VIDEO: SCTV Legends Eugene Levy, Catherine O’Hara, Martin Short and Andrea Martin Reunite Online for Charity
Eugene Levy and Catherine O'Hara, seen here in 2015, joined Andrea Martin and Martin Short for an SCTV reunion on Zoom this week in support of the charity The Actors Fund. Photo: Chris Chapman
Three legendary Canadian stars — along with “Canada’s favourite illegitimate child” — took part in a digital reunion to celebrate the enduring legacy of SCTV.
On Wednesday, Eugene Levy and Catherine O’Hara — fresh off last week’s Schitt’s Creek series finale — joined fellow Canuck Martin Short and Andrea Martin for a virtual SCTV reunion on the web series Stars in the House, which is hosted by SiriusXM personalities Seth Rudetsky and his husband, James Wesley (see the full video of the interview below). The web show raises money for The Actor’s Fund, which supports people in the performing arts and entertainment world.
The interview, which lasted almost 90 minutes, offers a hilarious and insightful glimpse into the foursome’s relationship, which pre-dates SCTV and began for Levy, Short and Martin when they auditioned for the famed 1972 star-studded Toronto production of Godspell — which included those three as well as Victor Garber, Gilda Radner, Dave Thomas, as well as musical director Paul Shaffer and composer Howard Shore in the band playing saxophone.
Levy recalled inviting Short to audition, noting that, “Marty and I were very good friends at that point. We had become good friends at McMaster University and I knew that he could sing and I knew that he loved acting and he was majoring in social work at the time.”
“It just seemed like something exciting to do,” Short, 70, added, before feigning arrogance. “I didn’t assume that it would end up with this kind of career that I have.”
“Well, what I should have done was not tell him,” Levy retorted. “But I made the mistake of telling him and we both got the show — two kids from Hamilton, Ontario.”
Levy also recalled introducing Short to Martin, 73, at the Godspell casting callbacks, while O’Hara, 66, remembered going to see the production with Gilda Radner and then admitted to kissing Short’s photo in the playbill when she got home because she had a crush on him.
When it comes to SCTV, O’Hara noted that some on the show didn’t want her in the cast when the show launched in 1976, because they thought she was too young — she was only in her early 20s at the time — but that Levy stuck up for her.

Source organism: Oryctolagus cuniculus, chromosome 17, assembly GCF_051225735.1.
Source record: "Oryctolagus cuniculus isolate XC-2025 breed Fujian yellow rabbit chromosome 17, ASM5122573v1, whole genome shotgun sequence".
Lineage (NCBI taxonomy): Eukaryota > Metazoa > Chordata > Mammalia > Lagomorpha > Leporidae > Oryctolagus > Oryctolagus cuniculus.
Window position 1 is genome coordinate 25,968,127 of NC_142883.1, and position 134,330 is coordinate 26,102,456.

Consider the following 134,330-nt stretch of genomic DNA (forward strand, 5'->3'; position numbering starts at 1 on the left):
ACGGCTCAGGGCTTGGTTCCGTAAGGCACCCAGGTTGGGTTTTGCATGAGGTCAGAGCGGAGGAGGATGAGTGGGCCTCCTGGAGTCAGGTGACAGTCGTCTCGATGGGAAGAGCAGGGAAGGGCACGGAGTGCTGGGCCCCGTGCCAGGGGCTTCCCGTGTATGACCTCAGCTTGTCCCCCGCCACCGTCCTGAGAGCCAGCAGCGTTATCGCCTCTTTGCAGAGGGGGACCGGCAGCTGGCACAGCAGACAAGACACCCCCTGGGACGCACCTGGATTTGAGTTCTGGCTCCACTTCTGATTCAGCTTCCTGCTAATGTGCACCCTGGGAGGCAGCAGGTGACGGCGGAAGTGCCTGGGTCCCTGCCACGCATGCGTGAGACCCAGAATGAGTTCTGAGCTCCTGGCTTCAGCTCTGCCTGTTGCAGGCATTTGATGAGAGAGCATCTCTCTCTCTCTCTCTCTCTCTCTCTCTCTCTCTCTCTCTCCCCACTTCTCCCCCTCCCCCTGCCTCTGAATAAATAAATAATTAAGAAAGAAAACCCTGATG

The foursome also delved into the origins of some of their favourite SCTV sketches and characters, from Ed Grimley and singer Lola Heatherton to Edith Prickley. O’Hara talked about how she helped Martin originate the Prickley character while revealing that Edith’s famous leopard-print jacket actually belonged to O’Hara’s mother, and that the actress bought Martin Prickley’s matching hat at a Goodwill around the corner from the Second City theatre.
“Eugene and Catherine have given me my career,” Martin quipped, “and Marty has kind of ruined it in the last few years.”
When asked about their memories of the late John Candy, however, all four were left temporarily speechless.
“John was quite amazing. John was one of those people who his whole physical being could transcend the screen when he was on the big screen,” Levy said, noting Candy was one of the funniest and sweetest people. “And that all came through in his work. He was probably one of the most beloved people ever in the entertainment business.”
O’Hara added that, “He was exactly what you would dream he would be if you met him in person.”
Another high point came when Dr. Jon LaPook, CBS’s Chief Medical correspondent, joined the show to offer medical updates and advice — including to continue isolating.
“But here’s the problem with me, doctor!” Short, desperate, interrupted. “I need an audience and Zoom’s not enough! So what am I to do?”
SCTV Having a Moment
This, of course, isn’t the first time the SCTV cast reunited in recent years. In 2018, some of the show’s alumni joined director Marin Scorsese to film an SCTV reunion special for Netflix. And in 2015, Eugene Levy and Catherine O’Hara sat down with Zoomer and discussed memories of their SCTV days.
“We did no interviews while we were doing SCTV. Only now, 40 years later, are people talking about SCTV,” O’Hara laughed during that interview.
“It was a fun way to work … Saturday Night Live, they started out, they were in New York, and they had New York City at their feet. And we went to work and then went home for dinner. Just as exciting in its own right,” Levy added. “There’s something very kind of Canadian about it, which is, just do your work and then go home and, you know, shut up about it. Don’t make a big deal.”